TIPS AND TRICKS
• Preprocedural neck CTA (extending to the aortic arch) can help in identifying the culprit lesion, vessel tortuosity, and preexisting ipsilateral and contralateral occlusions, in addition to planning stent sizing.
• When placing a covered stent across the bifurcation, embolization of the ECA before stent deployment reduces risks of repeated/continued hemorrhage from collateral filling.
• Endoleaks are often encountered involving stent placement along the carotid bulb due to its anatomical curvature. Planned use of NBCA from a second access could be considered in these cases.
• Given the increased incidence of recurrent hemorrhages, consider closer imaging follow-up, aggressive reintervention, and broader stent graft coverage on initial placement.
• In cases with wound exposure, prophylactic and therapeutic antibiotics are suggested to decrease the risk of infection.
• As the patient’s clinical condition allows, an antiplatelet regimen is recommended before and after covered stent placement due to the associated risk of thromboembolic phenomenon.
• Preprocedural imaging can help define anatomy, identify the causative source, and assist in overall procedure planning.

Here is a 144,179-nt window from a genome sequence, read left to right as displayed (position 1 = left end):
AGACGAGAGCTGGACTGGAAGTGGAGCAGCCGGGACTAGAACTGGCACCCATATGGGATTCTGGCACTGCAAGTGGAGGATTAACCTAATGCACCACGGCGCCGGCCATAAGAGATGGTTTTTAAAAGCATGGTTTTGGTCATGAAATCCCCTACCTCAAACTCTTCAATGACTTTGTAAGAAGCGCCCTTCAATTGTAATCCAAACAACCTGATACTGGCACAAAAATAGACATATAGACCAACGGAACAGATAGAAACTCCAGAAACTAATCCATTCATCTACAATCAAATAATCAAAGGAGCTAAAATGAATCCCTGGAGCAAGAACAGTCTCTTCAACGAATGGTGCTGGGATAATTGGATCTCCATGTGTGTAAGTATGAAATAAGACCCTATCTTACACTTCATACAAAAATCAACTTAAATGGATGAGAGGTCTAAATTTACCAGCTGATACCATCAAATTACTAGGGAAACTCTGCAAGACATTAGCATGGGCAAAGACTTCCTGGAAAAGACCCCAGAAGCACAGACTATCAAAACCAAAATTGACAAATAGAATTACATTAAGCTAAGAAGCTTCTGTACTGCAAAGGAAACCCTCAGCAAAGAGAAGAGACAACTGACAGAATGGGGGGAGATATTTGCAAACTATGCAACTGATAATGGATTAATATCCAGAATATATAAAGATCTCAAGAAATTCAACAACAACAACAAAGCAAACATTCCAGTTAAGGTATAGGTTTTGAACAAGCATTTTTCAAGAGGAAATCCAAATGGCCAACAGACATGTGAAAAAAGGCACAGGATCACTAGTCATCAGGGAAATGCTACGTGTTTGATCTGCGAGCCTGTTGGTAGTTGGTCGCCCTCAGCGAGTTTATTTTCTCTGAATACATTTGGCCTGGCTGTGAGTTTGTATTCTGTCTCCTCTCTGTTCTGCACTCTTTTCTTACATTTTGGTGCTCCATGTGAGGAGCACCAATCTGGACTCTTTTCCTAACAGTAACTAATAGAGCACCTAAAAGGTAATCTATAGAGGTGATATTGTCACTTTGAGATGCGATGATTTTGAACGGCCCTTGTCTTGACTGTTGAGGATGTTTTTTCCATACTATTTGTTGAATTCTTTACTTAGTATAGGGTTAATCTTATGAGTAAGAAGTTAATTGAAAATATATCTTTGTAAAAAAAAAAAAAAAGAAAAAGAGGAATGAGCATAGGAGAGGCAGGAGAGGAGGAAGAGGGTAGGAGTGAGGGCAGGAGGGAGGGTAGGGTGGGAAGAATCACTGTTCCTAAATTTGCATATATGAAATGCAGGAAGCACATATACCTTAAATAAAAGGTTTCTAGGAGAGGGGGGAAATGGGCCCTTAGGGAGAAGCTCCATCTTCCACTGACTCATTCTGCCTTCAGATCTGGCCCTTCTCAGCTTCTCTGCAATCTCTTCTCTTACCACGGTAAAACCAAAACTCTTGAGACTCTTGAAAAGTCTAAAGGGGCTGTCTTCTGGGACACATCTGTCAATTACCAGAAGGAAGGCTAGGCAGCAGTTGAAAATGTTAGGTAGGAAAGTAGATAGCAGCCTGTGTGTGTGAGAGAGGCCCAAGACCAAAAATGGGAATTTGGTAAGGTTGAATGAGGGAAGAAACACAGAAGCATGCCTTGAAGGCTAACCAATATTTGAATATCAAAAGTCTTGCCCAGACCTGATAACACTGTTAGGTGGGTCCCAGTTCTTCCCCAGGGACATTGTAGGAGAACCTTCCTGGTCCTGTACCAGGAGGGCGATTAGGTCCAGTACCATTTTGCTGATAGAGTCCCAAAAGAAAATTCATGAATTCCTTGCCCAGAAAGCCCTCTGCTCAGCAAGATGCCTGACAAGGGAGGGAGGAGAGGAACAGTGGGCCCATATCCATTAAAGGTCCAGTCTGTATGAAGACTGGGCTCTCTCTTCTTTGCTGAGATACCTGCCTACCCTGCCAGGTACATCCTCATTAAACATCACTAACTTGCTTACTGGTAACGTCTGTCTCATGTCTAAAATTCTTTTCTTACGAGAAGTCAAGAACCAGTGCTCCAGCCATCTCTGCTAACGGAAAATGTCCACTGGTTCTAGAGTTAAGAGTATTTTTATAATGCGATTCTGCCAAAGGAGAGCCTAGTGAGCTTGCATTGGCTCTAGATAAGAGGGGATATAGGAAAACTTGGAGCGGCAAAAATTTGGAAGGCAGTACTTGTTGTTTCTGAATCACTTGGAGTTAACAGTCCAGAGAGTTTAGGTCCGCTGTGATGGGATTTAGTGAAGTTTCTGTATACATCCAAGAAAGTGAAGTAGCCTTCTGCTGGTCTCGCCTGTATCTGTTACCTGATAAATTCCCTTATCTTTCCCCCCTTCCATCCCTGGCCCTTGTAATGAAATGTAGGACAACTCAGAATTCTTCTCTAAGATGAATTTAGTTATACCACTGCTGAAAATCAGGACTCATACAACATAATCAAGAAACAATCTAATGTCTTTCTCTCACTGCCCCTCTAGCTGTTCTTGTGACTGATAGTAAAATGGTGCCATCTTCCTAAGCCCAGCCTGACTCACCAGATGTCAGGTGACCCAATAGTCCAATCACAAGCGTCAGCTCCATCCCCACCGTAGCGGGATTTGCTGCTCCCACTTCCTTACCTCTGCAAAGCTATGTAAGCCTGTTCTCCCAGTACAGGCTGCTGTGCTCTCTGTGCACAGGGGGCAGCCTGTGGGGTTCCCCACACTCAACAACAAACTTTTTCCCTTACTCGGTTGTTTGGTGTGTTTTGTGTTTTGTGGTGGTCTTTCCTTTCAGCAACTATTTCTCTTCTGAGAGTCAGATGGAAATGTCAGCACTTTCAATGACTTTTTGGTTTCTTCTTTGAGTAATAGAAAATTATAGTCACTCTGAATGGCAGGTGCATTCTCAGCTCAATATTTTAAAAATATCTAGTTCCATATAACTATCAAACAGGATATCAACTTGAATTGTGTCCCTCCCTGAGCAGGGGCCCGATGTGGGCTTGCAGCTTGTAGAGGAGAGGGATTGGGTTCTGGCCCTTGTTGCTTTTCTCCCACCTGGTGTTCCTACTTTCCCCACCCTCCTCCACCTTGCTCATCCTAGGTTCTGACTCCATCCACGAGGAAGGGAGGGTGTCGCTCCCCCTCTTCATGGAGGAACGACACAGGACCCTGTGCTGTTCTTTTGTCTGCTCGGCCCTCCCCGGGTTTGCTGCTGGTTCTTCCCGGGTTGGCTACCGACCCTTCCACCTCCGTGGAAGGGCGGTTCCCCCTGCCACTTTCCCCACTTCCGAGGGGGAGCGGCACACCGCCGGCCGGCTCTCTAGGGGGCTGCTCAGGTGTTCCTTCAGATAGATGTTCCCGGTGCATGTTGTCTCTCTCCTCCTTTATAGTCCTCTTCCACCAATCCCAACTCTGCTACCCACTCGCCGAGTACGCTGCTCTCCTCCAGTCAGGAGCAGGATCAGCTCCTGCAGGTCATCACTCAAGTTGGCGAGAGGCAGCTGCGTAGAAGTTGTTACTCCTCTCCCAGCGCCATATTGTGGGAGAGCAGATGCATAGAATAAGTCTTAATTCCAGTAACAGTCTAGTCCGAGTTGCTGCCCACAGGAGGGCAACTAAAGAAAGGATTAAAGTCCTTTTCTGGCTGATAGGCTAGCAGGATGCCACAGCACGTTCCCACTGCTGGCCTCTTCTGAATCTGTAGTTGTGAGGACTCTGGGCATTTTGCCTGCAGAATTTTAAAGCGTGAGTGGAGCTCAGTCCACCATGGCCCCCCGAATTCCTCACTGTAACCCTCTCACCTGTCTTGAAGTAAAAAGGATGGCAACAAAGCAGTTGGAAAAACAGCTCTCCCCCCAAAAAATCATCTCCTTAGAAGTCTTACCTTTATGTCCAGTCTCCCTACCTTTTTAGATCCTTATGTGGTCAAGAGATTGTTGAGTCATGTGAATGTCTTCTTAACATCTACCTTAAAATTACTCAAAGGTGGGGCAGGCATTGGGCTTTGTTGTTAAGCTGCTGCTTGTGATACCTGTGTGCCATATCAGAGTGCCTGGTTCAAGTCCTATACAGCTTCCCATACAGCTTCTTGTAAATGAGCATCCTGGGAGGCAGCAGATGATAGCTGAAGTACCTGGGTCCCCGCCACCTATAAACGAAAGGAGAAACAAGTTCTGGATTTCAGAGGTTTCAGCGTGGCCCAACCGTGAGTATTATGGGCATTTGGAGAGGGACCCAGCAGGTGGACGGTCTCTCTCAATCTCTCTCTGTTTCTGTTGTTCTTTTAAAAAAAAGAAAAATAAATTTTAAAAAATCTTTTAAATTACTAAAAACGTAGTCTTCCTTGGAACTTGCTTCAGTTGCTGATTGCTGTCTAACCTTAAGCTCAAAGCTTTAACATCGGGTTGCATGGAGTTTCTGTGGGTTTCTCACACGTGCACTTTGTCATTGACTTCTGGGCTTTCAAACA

• When embolizing the ECA and its branches, primary placement of coils followed by liquid embolic agents provide an effective combination to achieve hemostasis.
• Embolization should always be performed distal and proximal to exclude potential collateral filling.
• BOT or angiographic evaluation of adequate contralateral cerebral collateralization is crucial before ICA or CCA embolization to assess the risk of permanent neurologic sequelae.
• In cases of permanent ICA occlusion, embolization should begin at the petrous or cavernous segment if possible. This reduces potential dead space (with the potential formation of a column of clot above the occlusion site) and allows for the ophthalmic artery to fill the remainder of the ICA in a retrograde fashion.
• Many times, the patient will present with complicated airway management given the nature of the disease. Adequate resuscitation with appropriate inotrope usage is critical to help maintain cerebral perfusion in the setting of deconstructive therapy of the CCA/ICA.